Vitamins and Supplements for Opioid Use Disorder

Medically Reviewed by Carol DerSarkissian, MD on June 07, 2024
6 min read

If you have an opioid use disorder (OUD) and want to stop taking opioids or just feel better, you may wonder whether vitamins or supplements can help you reach your goals. Products sold as dietary supplements may contain various ingredients, including:

You can find supplements sold as single ingredients or more complex combinations with many ingredients. Some treatment centers you can find online make claims that certain vitamins and supplements may help with symptoms of opioid withdrawal. Search online, and you will likely find “opioid withdrawal relief supplements” and products you can buy that claim to offer support for people who use opioids. The question is: Do they work?

The first thing to keep in mind when thinking about supplements for your OUD is that while some vitamins and supplements might be good for you, they do have risks. The FDA doesn’t review supplements for safety or show that they work in the way they say they do. Before you take anything, it’s always a good idea to ask your doctor first. This is especially true when you’re taking other drugs or medicines.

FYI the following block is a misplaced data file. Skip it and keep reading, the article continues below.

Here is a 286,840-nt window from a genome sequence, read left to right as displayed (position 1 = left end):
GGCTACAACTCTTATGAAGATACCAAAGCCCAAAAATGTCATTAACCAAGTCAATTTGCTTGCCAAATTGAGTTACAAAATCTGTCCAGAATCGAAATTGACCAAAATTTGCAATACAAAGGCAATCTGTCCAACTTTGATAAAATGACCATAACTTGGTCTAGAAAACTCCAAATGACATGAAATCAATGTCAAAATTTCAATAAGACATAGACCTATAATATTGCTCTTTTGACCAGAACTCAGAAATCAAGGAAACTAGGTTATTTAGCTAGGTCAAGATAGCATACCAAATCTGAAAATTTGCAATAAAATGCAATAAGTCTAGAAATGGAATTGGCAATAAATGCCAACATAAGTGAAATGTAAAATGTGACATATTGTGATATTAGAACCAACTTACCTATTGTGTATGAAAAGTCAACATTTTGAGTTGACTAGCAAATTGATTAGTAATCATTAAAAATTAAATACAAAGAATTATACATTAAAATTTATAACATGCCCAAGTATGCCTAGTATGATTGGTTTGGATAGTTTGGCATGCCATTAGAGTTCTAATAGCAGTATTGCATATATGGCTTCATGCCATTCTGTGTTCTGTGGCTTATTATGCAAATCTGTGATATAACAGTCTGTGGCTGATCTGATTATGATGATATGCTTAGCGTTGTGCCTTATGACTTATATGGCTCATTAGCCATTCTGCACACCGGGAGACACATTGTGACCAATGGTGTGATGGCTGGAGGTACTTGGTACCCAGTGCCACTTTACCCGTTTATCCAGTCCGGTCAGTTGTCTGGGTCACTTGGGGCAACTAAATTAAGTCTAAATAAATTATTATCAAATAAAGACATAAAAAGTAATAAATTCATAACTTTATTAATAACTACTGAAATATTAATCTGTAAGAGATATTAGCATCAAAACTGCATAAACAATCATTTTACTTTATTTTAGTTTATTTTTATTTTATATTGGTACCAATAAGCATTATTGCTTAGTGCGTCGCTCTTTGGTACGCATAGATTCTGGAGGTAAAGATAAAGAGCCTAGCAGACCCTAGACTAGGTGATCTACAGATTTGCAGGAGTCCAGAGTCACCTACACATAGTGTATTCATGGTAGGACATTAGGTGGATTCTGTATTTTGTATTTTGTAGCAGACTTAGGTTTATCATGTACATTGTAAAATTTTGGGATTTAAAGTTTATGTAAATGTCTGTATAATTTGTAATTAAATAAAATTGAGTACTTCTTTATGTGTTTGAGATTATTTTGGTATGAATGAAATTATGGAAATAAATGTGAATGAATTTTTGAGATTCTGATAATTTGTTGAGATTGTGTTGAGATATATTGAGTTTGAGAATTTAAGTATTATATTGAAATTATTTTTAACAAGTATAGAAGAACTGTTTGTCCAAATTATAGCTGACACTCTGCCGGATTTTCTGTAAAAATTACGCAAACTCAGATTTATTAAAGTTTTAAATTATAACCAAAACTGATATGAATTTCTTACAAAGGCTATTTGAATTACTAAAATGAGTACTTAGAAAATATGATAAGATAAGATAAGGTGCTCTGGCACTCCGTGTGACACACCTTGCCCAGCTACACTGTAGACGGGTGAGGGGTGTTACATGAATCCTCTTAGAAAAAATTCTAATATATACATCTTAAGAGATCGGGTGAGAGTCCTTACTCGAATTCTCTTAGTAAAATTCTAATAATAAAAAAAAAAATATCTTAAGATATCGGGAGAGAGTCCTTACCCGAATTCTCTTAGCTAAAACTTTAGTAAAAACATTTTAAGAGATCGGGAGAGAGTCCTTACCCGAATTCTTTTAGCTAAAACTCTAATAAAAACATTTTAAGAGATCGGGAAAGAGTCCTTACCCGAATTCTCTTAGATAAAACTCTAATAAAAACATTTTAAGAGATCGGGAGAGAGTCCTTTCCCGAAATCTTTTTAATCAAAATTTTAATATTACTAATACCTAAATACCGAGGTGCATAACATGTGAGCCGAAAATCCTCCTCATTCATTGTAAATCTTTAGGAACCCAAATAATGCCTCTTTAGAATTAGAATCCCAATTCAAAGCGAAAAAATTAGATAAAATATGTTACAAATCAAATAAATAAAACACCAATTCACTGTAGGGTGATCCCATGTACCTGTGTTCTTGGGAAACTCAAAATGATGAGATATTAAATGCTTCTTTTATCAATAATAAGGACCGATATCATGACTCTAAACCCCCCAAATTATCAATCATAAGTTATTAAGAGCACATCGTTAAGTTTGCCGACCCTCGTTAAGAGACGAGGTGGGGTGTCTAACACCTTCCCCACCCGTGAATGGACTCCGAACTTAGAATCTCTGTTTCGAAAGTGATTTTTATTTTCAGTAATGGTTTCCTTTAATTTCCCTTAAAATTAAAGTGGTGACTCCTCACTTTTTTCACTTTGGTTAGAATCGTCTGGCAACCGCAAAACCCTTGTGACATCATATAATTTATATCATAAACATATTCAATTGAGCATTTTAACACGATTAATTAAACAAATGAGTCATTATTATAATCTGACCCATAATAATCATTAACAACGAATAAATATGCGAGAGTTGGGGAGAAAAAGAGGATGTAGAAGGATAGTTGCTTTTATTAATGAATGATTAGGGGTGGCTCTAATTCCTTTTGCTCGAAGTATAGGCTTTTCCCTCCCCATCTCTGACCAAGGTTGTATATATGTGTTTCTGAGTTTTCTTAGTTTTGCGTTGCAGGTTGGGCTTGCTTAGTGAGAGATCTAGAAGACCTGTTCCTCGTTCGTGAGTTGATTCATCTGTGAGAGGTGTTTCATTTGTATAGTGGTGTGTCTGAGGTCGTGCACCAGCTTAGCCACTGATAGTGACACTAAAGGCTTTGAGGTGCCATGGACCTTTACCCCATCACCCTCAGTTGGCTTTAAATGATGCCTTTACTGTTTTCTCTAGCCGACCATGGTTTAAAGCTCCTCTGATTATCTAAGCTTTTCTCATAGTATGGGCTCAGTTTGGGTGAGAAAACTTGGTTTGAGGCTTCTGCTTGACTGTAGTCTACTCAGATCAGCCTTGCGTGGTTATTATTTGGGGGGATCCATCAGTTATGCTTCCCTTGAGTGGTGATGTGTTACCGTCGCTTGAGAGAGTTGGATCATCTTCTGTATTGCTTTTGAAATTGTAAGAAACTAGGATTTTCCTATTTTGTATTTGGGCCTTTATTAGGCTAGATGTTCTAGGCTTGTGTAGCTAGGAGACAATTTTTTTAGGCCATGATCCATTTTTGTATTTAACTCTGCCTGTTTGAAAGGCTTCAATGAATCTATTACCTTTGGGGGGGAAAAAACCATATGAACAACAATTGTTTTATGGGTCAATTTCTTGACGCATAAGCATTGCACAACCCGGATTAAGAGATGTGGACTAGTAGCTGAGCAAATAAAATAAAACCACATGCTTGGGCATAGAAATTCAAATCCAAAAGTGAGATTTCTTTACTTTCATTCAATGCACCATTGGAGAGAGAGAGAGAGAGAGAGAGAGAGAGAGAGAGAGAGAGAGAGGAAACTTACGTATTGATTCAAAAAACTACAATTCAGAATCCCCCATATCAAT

The FDA regulates dietary supplements differently than “conventional” foods or drugs. While they sometimes do it anyway, companies aren’t allowed to sell them based on claims that they help with opioid use disorder, opioid withdrawal, or any other condition.

So if you find a supplement or treatment center that’s pushing vitamins or supplements to treat your opioid use disorder or symptoms of opioid withdrawal, you should know that these are unproven claims. Watch out for any company that’s making false claims about vitamins or supplements or that’s selling products with hidden drugs in them as dietary supplements. In the past, the FDA has warned companies about illegal claims that certain compounds sold as supplements treat opioid use disorder.

You should always be cautious about taking dietary supplements. But there is some limited evidence that certain vitamins and herbs might help in different ways when you have an opioid use disorder or are going through opioid withdrawal.

There are some studies in animals and people testing whether certain vitamins and herbs might help or play some role in opioid use disorder. None of them are proven or approved to treat opioid use disorder or withdrawal. Vitamins and herbs that may help with OUD include: